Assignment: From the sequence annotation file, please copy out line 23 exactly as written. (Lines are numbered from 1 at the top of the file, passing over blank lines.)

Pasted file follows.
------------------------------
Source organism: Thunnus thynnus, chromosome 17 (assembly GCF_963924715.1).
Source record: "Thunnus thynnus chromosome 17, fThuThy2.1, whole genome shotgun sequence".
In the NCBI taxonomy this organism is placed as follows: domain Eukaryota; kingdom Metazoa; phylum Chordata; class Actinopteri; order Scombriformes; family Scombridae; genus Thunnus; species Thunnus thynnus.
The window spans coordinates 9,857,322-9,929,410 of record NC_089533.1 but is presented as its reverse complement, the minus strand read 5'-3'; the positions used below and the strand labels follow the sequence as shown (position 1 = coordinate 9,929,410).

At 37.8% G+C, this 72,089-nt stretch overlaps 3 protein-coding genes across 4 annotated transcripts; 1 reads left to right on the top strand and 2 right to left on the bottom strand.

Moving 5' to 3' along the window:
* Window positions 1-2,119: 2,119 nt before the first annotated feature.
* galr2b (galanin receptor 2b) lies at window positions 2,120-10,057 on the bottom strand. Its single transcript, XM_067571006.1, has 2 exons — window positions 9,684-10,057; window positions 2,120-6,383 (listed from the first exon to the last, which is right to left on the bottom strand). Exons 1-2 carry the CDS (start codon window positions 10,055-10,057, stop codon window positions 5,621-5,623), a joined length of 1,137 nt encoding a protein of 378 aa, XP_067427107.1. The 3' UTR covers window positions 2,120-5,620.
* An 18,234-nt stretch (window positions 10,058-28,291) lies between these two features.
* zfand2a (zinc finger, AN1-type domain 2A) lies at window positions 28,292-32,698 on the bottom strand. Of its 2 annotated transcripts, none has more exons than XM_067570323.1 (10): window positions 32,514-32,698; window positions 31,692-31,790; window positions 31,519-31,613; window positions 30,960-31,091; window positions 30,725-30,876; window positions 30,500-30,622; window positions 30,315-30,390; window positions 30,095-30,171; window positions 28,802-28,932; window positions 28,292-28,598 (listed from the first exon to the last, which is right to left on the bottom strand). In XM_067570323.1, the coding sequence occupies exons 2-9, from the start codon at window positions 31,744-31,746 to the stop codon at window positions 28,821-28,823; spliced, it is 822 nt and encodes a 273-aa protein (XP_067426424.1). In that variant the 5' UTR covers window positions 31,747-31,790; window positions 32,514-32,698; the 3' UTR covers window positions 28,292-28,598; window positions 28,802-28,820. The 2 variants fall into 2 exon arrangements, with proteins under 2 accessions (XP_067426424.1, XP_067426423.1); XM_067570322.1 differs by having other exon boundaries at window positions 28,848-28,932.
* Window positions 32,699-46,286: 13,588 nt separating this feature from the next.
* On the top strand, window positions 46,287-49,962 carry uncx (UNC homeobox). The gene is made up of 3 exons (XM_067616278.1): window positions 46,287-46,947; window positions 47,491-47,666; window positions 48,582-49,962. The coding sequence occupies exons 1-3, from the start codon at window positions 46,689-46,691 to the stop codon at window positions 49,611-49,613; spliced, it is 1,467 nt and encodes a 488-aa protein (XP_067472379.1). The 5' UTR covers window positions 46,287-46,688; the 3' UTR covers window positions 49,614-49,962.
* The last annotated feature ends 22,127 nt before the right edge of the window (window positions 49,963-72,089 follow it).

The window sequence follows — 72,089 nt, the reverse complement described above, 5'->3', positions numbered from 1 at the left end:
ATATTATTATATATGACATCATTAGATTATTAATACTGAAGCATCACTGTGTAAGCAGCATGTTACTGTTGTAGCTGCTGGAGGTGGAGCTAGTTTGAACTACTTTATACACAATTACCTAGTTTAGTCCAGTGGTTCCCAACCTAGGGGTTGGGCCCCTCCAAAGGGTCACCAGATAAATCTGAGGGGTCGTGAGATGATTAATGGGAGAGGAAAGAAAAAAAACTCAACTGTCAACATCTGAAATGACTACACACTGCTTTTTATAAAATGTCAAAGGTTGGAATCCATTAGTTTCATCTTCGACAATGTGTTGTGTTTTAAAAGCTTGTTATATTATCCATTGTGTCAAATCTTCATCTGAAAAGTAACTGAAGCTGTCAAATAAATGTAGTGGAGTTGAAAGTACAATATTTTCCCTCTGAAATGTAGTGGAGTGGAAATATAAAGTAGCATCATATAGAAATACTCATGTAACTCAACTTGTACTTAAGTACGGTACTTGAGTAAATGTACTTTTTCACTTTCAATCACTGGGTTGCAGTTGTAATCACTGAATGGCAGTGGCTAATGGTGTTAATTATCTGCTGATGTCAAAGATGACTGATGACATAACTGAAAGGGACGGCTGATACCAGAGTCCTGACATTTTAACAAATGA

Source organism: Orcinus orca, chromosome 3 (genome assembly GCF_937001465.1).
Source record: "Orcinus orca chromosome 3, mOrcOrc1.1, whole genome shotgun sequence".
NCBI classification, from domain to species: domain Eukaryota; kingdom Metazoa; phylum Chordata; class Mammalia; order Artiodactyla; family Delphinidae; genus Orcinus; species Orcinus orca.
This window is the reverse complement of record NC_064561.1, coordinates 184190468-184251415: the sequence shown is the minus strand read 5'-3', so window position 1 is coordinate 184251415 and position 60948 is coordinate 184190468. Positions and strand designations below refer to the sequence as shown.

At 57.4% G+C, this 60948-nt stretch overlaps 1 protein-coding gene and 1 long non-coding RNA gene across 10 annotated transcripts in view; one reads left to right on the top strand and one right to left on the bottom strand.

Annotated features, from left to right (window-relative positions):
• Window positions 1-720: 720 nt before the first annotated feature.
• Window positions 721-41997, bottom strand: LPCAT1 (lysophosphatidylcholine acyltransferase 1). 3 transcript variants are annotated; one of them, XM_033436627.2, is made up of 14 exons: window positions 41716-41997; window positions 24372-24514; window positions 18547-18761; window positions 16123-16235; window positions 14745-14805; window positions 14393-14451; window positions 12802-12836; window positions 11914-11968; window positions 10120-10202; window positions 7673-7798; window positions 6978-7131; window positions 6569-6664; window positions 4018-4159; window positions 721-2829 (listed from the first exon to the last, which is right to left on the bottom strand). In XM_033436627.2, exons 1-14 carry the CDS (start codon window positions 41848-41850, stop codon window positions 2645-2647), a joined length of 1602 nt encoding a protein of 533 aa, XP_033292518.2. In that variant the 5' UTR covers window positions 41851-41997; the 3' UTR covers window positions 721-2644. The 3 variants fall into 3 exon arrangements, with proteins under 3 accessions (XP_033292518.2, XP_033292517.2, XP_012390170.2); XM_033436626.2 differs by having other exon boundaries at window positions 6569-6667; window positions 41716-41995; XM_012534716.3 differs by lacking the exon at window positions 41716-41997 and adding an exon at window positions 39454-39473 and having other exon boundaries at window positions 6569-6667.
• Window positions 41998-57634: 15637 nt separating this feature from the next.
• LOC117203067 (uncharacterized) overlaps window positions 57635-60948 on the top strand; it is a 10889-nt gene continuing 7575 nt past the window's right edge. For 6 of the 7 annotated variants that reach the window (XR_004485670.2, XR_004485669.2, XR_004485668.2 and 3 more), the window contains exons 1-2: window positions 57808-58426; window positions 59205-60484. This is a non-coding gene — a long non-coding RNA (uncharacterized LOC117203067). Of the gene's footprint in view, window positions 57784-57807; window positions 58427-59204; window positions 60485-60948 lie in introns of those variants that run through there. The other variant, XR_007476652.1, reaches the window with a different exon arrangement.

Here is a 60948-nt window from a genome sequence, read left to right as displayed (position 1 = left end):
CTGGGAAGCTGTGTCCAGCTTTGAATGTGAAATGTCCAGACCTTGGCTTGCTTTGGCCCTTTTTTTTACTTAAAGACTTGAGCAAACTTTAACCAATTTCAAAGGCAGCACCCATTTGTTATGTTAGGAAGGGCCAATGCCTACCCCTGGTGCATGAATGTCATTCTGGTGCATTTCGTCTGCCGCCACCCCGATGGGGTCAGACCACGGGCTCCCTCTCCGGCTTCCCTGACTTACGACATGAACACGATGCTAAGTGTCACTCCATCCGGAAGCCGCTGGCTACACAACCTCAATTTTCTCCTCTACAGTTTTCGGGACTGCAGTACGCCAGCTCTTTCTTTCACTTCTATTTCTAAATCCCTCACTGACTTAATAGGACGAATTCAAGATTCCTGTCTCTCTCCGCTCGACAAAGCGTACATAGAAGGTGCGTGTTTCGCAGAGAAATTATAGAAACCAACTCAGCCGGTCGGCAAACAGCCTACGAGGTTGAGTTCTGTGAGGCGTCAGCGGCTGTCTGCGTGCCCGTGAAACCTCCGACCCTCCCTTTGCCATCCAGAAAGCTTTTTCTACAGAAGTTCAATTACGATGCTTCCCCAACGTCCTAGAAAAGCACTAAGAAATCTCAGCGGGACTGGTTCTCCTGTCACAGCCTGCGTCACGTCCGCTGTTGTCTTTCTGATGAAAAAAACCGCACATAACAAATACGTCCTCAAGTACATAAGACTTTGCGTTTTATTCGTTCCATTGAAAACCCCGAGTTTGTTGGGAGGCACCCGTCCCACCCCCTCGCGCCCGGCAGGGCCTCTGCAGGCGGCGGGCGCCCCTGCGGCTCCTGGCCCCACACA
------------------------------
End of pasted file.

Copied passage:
• Window positions 721-41997, bottom strand: LPCAT1 (lysophosphatidylcholine acyltransferase 1). 3 transcript variants are annotated; one of them, XM_033436627.2, is made up of 14 exons: window positions 41716-41997; window positions 24372-24514; window positions 18547-18761; window positions 16123-16235; window positions 14745-14805; window positions 14393-14451; window positions 12802-12836; window positions 11914-11968; window positions 10120-10202; window positions 7673-7798; window positions 6978-7131; window positions 6569-6664; window positions 4018-4159; window positions 721-2829 (listed from the first exon to the last, which is right to left on the bottom strand). In XM_033436627.2, exons 1-14 carry the CDS (start codon window positions 41848-41850, stop codon window positions 2645-2647), a joined length of 1602 nt encoding a protein of 533 aa, XP_033292518.2. In that variant the 5' UTR covers window positions 41851-41997; the 3' UTR covers window positions 721-2644. The 3 variants fall into 3 exon arrangements, with proteins under 3 accessions (XP_033292518.2, XP_033292517.2, XP_012390170.2); XM_033436626.2 differs by having other exon boundaries at window positions 6569-6667; window positions 41716-41995; XM_012534716.3 differs by lacking the exon at window positions 41716-41997 and adding an exon at window positions 39454-39473 and having other exon boundaries at window positions 6569-6667.